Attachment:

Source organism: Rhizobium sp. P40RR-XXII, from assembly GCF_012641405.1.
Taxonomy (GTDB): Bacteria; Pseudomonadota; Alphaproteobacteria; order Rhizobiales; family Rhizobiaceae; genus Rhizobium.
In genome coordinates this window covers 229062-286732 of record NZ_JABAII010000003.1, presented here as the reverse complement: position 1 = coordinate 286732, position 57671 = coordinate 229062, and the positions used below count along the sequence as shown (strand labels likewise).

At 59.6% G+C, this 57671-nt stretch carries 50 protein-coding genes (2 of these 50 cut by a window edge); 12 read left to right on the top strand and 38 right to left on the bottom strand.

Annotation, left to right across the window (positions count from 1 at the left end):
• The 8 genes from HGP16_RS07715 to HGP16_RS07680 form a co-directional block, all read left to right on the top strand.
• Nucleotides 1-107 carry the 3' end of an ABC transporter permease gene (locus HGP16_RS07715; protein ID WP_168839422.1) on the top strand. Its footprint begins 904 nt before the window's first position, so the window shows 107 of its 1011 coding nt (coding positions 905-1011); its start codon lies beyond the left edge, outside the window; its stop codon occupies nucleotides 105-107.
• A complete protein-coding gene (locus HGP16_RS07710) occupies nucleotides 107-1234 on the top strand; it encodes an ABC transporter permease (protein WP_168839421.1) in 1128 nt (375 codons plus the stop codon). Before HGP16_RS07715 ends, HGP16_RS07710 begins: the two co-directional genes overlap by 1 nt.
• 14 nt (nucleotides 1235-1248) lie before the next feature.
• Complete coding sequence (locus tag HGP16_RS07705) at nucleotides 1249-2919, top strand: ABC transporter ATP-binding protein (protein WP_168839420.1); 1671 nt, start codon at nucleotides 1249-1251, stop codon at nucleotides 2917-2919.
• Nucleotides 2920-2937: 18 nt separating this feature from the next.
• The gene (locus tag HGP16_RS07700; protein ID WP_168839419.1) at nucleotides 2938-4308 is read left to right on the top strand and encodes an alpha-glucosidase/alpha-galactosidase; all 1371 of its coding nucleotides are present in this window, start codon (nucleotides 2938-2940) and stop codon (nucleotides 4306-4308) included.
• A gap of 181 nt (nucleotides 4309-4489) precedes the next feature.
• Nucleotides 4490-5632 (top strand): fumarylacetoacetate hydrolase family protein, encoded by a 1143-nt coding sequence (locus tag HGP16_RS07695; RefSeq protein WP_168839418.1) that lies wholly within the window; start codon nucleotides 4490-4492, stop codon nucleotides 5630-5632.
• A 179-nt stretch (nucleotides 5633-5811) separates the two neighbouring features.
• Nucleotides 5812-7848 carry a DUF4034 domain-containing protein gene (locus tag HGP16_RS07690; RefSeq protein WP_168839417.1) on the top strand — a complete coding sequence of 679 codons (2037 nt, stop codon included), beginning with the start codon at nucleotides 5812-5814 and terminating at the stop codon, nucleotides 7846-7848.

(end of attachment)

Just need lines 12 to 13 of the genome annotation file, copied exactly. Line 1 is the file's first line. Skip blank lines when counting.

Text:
• The gene (locus tag HGP16_RS07700; protein ID WP_168839419.1) at nucleotides 2938-4308 is read left to right on the top strand and encodes an alpha-glucosidase/alpha-galactosidase; all 1371 of its coding nucleotides are present in this window, start codon (nucleotides 2938-2940) and stop codon (nucleotides 4306-4308) included.
• A gap of 181 nt (nucleotides 4309-4489) precedes the next feature.